Posted on 7/07/2020 by Jo Hodge
TPP want to take this opportunity to share some of the positive reflections and take-aways our clients and job-seekers have reported as the most popular reasons lockdown and working remotely full-time has been good for them. Understandably it has been the negative consequences to this pandemic that has been more commonly reported, but we thought it would be a welcome break reflecting on some positives from this situation that will hopefully continue once we move to the ‘new normal.’
1. They have realised they do want to work in an office (some of the time)
For the last few years, flexible working including working from home has been a top desired benefit. People have now been forced to work from home during a crisis, which you could argue is not the same as working from home on occasions, but for the majority of people they miss their work colleagues, being around people, being able to discuss problems and they want to get back into an office. However, the office will unlikely be the same as before and many will want to continue to have a balance between home and the office with a desire to continue more agile working.
2. Teams have come together unlike before
There is a real sense of teamwork and togetherness amongst teams (and organisations too.) People are looking to support one another from day to day chats, mentoring, regular zoom catch-ups and ensuring everyone is looking after their mental health and well-being.
Work colleagues have forged stronger personal relationships, that weren’t there previously, as colleagues have shared on a personal level, for example common anxieties and concerns etc and with many working from home it has given insight into their family lives.
3. New ideas have arisen
People have been forced to work differently, events that raise significant funds have been cancelled, regular donations cancelled, but innovative ways to raise vital funds, such as the 2.6 challenge, virtual quizzes and other virtual events have been organised.
Leaders have responded to innovation and the need to act quickly with improved and faster decision making.
4. They have learnt new skills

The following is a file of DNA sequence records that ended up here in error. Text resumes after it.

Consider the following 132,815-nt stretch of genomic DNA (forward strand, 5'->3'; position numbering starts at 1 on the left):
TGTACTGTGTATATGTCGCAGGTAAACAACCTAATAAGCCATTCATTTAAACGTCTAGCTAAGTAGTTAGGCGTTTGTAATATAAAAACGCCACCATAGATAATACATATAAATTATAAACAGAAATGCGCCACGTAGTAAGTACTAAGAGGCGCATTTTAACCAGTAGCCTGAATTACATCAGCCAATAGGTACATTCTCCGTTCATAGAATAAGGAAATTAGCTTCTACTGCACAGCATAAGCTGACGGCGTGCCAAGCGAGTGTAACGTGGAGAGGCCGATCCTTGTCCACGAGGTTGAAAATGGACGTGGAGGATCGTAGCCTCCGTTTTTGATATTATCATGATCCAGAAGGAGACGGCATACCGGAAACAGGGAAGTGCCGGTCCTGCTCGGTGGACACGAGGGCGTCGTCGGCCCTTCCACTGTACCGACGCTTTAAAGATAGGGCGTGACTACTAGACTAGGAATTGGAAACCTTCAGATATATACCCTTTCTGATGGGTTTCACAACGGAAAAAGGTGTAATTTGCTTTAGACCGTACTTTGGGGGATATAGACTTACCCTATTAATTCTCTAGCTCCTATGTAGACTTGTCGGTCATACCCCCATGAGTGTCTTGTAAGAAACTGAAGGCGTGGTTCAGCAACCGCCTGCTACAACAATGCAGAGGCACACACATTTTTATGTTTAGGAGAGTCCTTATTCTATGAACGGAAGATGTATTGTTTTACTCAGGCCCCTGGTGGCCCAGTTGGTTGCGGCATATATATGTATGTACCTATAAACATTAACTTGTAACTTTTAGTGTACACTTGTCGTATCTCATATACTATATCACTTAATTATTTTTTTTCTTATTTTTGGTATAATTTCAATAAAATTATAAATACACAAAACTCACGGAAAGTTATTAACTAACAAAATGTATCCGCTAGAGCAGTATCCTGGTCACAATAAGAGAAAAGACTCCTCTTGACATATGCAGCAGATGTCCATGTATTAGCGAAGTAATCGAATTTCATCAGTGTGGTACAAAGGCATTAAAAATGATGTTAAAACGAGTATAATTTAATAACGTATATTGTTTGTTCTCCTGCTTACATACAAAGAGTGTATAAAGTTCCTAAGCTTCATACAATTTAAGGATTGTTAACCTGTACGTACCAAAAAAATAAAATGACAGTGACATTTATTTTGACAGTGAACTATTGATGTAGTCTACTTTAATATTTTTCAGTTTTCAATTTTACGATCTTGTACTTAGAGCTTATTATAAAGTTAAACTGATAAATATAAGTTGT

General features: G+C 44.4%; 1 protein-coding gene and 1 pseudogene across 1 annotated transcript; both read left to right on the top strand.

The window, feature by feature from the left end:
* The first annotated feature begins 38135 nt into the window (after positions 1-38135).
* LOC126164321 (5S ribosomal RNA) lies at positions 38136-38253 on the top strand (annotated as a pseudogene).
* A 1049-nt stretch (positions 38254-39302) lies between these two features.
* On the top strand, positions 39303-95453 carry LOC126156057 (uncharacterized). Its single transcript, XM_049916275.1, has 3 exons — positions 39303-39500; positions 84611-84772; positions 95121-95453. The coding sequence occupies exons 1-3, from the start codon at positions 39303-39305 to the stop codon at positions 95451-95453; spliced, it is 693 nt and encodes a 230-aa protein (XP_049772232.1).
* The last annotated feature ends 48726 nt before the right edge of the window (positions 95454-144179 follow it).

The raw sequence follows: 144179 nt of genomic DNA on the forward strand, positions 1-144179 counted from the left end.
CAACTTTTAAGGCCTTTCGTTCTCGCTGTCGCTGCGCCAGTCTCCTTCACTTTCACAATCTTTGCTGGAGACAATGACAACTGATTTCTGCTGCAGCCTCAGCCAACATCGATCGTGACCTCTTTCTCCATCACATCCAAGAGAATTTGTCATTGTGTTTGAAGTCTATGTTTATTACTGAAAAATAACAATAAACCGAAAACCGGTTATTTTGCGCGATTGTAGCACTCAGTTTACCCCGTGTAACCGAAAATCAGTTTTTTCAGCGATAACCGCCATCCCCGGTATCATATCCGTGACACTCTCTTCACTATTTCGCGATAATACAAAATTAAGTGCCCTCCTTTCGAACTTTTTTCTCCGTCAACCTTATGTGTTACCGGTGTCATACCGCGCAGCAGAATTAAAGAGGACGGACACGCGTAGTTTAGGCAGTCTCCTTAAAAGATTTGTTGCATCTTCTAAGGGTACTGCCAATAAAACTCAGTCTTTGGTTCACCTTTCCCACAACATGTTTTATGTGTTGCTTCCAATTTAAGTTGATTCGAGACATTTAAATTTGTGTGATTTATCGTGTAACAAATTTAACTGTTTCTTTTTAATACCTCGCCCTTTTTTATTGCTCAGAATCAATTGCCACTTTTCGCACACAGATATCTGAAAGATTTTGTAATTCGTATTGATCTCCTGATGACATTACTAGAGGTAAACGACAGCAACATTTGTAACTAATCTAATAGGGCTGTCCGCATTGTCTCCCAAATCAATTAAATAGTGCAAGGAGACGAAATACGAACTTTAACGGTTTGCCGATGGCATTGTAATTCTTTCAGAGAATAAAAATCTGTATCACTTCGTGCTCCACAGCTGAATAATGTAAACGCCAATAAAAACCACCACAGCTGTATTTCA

Many of these may not be of huge benefit to their work life, but people have had the time to learn a new skill or do more of what they enjoy, such as baking or yoga. Some people have taken advantage of the many free online courses, seminars, webinars or listening to podcasts that are now available to help enhance their skills that they can use in the workplace, such as social media courses.
5. It has reignited their passion
As non-profit organisations are now #NeededMoreThanEver, it has reminded people of how crucial services are and their purpose and how they are helping the cause. There is more empathy and appreciation for the wider non-profit public sector, which has all helped to increase motivation and drive resilient innovative workers. This has led to new innovative ideas, ways of working and solutions to current barriers that will hopefully continue as we go into a new normal.
6. They have time
We spend a lot of time rushing to and from, commuting, running errands. We now find ourselves without that, and for many people this extra time has allowed them to re-evaluate what is important to them (often surprised and different to what they may have thought that was before lockdown.) By using this time for enjoyment, self-care, learning, reading or just having time to relax, people are feeling more energised and ready to see what continues to be different as we phase back into work.